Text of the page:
Because of that, you need to use a timer in your camera and set it up for at least 5 seconds. It will allow the telescope to settle after you touch the screen.
But the best way is to shoot a short video. The easiest object to shoot is the moon. It is big, and it looks gorgeous through the eyepiece so you can catch it on your smartphone and show it to your family or share it with your friends on social media. Here is my video to show you how the moon looks on the video made by smartphone and telescope:
Making a Video of The Planet With a Smartphone and Telescope
Filming a planet is more tricky than making a video of the moon. The moon is large, and you don’t need to use high magnification to film it. The reason behind this is that that if you use very high magnification and telescope on a manual mount, the object will leave the field of view very fast because of the earth’s rotation.
To see the planets, you need high magnification, so you have to use a Barlow lens or short focal length eyepiece. In this case, you need a motorized mount that will keep the planet in the field of view. A motorized mount will automatically track the planet.
There are only two planets worth looking at through a telescope. It is Jupiter and Saturn. They are big, and you can see a lot of details on them. You also need perfect seeing conditions to have a great experience looking at them.
Here, I recommend only take a video. You can create the image later in software like Registax by stacking all the frames of the video. This stacking technique is used to create stunning images of the planets. It is never a single shot; you need thousands of frames.
Here is a video of Saturn using the iPhone 5 and telescope. The seeing conditions were terrible, so you can expect much better results when you have the right seeing conditions:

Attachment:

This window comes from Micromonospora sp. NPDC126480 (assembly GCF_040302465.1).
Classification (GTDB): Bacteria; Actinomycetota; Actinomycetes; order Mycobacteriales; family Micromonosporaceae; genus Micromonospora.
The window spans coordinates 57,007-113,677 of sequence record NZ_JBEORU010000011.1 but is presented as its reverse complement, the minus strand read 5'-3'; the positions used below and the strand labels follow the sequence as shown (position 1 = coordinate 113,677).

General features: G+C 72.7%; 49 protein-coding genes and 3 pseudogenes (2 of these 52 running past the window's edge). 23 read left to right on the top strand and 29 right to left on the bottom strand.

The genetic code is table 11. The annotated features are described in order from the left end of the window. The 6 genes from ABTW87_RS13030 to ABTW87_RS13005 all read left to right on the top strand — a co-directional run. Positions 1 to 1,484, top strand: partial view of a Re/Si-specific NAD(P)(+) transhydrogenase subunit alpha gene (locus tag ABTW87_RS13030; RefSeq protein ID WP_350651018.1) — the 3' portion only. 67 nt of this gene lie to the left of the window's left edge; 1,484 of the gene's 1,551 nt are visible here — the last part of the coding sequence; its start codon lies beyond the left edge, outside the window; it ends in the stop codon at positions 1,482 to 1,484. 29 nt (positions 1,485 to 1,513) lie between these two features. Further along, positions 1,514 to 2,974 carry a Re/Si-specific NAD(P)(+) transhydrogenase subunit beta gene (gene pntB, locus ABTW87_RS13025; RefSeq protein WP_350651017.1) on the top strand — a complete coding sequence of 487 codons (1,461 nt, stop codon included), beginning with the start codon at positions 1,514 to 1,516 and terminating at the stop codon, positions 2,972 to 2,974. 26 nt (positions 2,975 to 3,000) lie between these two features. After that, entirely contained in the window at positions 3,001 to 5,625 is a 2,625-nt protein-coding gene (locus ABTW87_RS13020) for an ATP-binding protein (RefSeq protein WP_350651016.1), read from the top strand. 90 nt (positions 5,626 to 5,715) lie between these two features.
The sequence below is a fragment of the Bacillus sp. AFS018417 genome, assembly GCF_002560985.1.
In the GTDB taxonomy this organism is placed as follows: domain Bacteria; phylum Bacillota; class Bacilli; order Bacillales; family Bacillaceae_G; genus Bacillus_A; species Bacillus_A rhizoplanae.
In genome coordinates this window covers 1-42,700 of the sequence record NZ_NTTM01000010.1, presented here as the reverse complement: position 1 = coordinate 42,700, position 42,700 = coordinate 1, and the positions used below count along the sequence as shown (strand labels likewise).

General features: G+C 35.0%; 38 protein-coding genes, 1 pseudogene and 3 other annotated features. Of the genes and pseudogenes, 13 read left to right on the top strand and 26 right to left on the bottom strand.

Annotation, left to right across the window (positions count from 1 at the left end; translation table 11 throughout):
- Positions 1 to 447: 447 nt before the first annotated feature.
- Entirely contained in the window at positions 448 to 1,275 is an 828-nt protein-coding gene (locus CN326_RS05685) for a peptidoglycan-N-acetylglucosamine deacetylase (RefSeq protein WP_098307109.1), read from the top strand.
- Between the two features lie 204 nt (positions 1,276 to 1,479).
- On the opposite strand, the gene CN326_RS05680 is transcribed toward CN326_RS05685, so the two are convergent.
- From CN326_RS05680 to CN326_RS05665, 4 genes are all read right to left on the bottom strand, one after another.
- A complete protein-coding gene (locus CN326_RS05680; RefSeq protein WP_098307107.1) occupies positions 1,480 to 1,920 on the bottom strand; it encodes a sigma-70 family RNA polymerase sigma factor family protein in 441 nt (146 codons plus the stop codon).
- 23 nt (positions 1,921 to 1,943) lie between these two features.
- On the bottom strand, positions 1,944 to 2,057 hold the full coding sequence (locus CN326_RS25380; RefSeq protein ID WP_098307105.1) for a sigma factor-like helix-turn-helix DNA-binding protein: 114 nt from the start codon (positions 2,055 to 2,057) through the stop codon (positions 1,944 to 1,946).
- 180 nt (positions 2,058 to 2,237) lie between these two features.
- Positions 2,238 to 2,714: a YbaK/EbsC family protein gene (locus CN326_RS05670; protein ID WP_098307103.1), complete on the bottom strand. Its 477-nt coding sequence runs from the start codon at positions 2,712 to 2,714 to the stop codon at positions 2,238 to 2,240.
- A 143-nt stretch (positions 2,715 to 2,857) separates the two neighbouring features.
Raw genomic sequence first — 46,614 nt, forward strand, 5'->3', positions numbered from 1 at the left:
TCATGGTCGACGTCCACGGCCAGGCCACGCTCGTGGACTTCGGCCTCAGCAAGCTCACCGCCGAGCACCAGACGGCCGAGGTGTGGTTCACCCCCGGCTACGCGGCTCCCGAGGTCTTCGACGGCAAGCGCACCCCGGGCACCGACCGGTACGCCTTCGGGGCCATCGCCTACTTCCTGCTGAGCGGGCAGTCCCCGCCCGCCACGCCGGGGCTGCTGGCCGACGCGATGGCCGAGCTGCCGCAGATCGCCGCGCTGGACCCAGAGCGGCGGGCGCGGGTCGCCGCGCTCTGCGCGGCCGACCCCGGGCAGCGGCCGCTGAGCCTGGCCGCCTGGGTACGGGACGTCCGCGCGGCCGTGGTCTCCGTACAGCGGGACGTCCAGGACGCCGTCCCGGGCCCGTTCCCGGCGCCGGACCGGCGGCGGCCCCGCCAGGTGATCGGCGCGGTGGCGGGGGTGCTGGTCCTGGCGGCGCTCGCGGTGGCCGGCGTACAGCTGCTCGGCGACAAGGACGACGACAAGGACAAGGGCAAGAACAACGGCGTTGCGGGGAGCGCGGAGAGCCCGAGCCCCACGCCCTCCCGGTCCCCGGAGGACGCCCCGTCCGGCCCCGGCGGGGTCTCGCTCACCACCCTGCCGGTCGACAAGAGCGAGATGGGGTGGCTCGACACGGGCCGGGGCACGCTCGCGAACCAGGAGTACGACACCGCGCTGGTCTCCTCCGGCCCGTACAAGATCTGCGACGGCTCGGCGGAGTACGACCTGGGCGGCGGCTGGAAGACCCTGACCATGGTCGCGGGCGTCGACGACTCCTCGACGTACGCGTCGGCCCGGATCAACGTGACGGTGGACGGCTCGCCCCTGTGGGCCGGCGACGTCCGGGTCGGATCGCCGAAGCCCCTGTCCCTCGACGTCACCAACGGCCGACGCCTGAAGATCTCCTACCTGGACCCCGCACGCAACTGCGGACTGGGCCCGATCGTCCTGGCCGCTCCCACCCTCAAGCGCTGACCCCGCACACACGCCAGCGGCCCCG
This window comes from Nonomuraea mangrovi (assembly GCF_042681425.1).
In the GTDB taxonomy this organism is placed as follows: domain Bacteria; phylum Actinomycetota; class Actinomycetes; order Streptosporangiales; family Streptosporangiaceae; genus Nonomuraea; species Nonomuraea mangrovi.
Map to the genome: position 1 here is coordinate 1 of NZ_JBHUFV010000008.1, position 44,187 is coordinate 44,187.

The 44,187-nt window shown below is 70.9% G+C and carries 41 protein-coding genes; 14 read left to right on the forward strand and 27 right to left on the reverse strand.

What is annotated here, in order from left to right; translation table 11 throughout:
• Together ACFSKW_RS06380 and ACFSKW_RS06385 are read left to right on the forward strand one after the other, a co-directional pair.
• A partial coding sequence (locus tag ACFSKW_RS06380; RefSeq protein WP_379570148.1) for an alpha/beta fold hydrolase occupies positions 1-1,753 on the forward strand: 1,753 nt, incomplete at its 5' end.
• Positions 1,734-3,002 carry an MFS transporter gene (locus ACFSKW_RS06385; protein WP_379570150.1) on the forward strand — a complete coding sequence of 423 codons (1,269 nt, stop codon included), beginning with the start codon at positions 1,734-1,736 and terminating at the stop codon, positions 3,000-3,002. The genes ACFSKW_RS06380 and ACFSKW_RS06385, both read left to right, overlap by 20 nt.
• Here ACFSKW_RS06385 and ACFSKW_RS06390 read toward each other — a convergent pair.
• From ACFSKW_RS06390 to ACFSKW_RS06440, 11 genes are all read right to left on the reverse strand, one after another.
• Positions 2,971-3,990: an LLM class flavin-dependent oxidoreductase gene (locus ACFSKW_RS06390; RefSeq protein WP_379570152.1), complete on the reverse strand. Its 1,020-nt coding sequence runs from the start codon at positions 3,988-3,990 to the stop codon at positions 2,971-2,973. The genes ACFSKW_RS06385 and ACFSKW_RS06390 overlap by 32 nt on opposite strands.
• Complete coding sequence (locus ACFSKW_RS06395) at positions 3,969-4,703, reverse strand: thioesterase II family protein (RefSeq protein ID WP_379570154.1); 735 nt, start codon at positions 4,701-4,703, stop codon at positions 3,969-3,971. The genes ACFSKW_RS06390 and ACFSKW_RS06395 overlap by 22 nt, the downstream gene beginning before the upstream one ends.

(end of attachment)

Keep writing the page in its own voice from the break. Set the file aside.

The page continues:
The neat feature of the smartphone is that you can use build-in zoom to make the planet bigger on the screen. Without that, you are only using the magnification provided by the eyepiece.
Smartphone Astrophotography App
As I said in the beginning, it is almost impossible to take deep sky images with the smartphone. But it can be done to some degree, and you can try it if you want, but I suggest to do it only if you meet these requirements:
- dark skies without light pollution
- perfect seeing conditions
- a telescope with computerized mount
- smartphone app to control the camera
If you can check all the requirements above, you can try to do deep sky astrophotography with the smartphone. Some folks have got great results, and it is fun. You will also learn a lot of basics about astrophotography.
You are, of course, limited to bright objects only. The main requirement in deep-sky astrophotography is to be able to take long-exposure images. That’s why you need a dedicated app that will unlock more controls of the smartphone camera like ISO control and the ability to take long exposure shots.
There are plenty of apps to choose from, but I recommend the NightCap Camera app. Don’t expect stunning pictures like from Hubble telescope, but if you are a beginner, it will be fascinating for you.
Using a smartphone with the telescope is a perfect way to show or share views with others. It is cheap and easy to do. The key to getting great images and videos is to master the focus on your telescope, so play with it because it can differ between your eyes and the camera.
And if you get hooked up on this, then read more of my articles about astrophotography because it is a great and rewarding hobby. Clear skies!
Here are some of my favorite gear
Thank you for reading this article. I hope you found it helpful as you learn more about telescopes. Here are some of the gear I use and recommend.
Beginner telescope: This is by far the best beginner telescope you can buy. The Orion SkyQuest XT6 is the perfect telescope to start with. The aperture is big enough to see almost every object in the night sky and on the other hand, the price is so low for what this telescope can do.
My astrophotography telescope: I use only a newtonian telescope to do astrophotography. I use an 8" newtonian astrograph telescope.
If you want more recommendations please check my recommended gear section.